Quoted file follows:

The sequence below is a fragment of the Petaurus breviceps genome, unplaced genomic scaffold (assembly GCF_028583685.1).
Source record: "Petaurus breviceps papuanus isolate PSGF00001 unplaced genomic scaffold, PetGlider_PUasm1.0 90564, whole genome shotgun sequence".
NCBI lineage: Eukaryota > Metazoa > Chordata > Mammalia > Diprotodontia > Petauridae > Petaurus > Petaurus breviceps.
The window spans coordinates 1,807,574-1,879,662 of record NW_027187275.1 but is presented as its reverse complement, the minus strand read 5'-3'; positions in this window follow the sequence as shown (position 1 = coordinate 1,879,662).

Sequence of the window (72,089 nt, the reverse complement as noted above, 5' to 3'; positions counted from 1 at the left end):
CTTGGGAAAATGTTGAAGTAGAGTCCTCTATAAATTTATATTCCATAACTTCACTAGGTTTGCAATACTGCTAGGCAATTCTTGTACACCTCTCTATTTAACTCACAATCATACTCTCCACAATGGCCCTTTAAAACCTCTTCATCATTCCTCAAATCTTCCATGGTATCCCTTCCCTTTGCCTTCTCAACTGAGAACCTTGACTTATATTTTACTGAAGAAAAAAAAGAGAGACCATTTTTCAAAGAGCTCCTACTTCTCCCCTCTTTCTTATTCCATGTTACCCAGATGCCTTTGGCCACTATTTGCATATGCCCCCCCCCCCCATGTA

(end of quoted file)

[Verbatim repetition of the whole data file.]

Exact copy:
The sequence below is a fragment of the Petaurus breviceps genome, unplaced genomic scaffold (assembly GCF_028583685.1).
Source record: "Petaurus breviceps papuanus isolate PSGF00001 unplaced genomic scaffold, PetGlider_PUasm1.0 90564, whole genome shotgun sequence".
NCBI lineage: Eukaryota > Metazoa > Chordata > Mammalia > Diprotodontia > Petauridae > Petaurus > Petaurus breviceps.
The window spans coordinates 1,807,574-1,879,662 of record NW_027187275.1 but is presented as its reverse complement, the minus strand read 5'-3'; positions in this window follow the sequence as shown (position 1 = coordinate 1,879,662).

Sequence of the window (72,089 nt, the reverse complement as noted above, 5' to 3'; positions counted from 1 at the left end):
CTTGGGAAAATGTTGAAGTAGAGTCCTCTATAAATTTATATTCCATAACTTCACTAGGTTTGCAATACTGCTAGGCAATTCTTGTACACCTCTCTATTTAACTCACAATCATACTCTCCACAATGGCCCTTTAAAACCTCTTCATCATTCCTCAAATCTTCCATGGTATCCCTTCCCTTTGCCTTCTCAACTGAGAACCTTGACTTATATTTTACTGAAGAAAAAAAAGAGAGACCATTTTTCAAAGAGCTCCTACTTCTCCCCTCTTTCTTATTCCATGTTACCCAGATGCCTTTGGCCACTATTTGCATATGCCCCCCCCCCCCATGTA